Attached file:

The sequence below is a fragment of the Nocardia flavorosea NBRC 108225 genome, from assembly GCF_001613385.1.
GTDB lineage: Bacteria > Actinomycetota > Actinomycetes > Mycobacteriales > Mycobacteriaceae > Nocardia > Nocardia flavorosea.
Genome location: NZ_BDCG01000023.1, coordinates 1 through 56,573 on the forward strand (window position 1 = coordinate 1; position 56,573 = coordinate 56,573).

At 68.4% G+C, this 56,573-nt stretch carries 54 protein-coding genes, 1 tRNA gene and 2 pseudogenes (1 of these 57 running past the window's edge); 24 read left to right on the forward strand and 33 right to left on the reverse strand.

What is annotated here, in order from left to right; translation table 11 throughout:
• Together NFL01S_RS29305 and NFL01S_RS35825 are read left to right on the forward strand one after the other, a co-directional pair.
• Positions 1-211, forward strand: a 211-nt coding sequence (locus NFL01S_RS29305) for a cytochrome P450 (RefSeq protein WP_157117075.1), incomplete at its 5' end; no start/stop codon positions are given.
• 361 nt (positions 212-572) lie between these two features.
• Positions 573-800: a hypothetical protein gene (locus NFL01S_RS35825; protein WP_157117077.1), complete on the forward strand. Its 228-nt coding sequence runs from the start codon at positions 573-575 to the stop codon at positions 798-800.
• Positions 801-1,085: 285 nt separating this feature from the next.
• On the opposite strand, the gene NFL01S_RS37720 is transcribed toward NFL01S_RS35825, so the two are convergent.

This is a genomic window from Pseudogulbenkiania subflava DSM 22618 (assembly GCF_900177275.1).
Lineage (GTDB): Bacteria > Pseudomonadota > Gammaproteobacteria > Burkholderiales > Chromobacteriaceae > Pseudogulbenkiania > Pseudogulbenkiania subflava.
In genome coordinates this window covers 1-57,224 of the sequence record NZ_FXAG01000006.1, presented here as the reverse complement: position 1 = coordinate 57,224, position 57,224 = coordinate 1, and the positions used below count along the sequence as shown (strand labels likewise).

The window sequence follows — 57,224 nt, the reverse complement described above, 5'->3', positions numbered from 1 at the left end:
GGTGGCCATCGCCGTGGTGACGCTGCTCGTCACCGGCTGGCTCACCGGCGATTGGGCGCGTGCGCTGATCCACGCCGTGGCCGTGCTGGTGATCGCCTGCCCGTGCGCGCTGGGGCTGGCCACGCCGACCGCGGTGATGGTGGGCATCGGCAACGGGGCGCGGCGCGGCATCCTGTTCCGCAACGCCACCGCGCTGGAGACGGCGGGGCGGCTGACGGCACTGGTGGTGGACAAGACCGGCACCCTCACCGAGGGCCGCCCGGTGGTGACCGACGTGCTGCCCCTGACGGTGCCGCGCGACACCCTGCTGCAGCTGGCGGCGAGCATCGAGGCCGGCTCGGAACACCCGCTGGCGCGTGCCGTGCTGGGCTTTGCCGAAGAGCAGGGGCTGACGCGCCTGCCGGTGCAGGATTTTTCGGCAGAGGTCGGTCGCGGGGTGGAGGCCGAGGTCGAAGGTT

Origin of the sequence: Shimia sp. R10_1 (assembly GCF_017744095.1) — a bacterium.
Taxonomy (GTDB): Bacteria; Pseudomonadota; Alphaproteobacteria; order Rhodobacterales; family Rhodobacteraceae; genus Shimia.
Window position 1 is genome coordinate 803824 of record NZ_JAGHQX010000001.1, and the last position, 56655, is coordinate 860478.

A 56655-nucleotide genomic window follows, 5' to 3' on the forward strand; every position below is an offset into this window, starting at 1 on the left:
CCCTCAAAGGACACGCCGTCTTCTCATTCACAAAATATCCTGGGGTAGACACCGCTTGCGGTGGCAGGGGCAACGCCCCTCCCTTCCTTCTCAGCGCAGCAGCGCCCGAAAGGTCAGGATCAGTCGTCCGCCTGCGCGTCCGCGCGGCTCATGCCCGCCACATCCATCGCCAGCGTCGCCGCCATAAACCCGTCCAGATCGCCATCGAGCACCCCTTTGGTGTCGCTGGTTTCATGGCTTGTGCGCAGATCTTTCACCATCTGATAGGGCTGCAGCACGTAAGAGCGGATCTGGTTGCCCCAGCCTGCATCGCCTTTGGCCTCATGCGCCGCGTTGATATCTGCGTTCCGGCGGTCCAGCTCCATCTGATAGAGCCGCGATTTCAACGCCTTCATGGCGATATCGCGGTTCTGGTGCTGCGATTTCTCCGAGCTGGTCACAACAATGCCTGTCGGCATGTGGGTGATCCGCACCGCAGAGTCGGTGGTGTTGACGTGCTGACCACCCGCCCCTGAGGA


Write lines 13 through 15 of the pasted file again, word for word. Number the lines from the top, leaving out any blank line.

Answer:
Lineage (GTDB): Bacteria > Pseudomonadota > Gammaproteobacteria > Burkholderiales > Chromobacteriaceae > Pseudogulbenkiania > Pseudogulbenkiania subflava.
In genome coordinates this window covers 1-57,224 of the sequence record NZ_FXAG01000006.1, presented here as the reverse complement: position 1 = coordinate 57,224, position 57,224 = coordinate 1, and the positions used below count along the sequence as shown (strand labels likewise).

The window sequence follows — 57,224 nt, the reverse complement described above, 5'->3', positions numbered from 1 at the left end: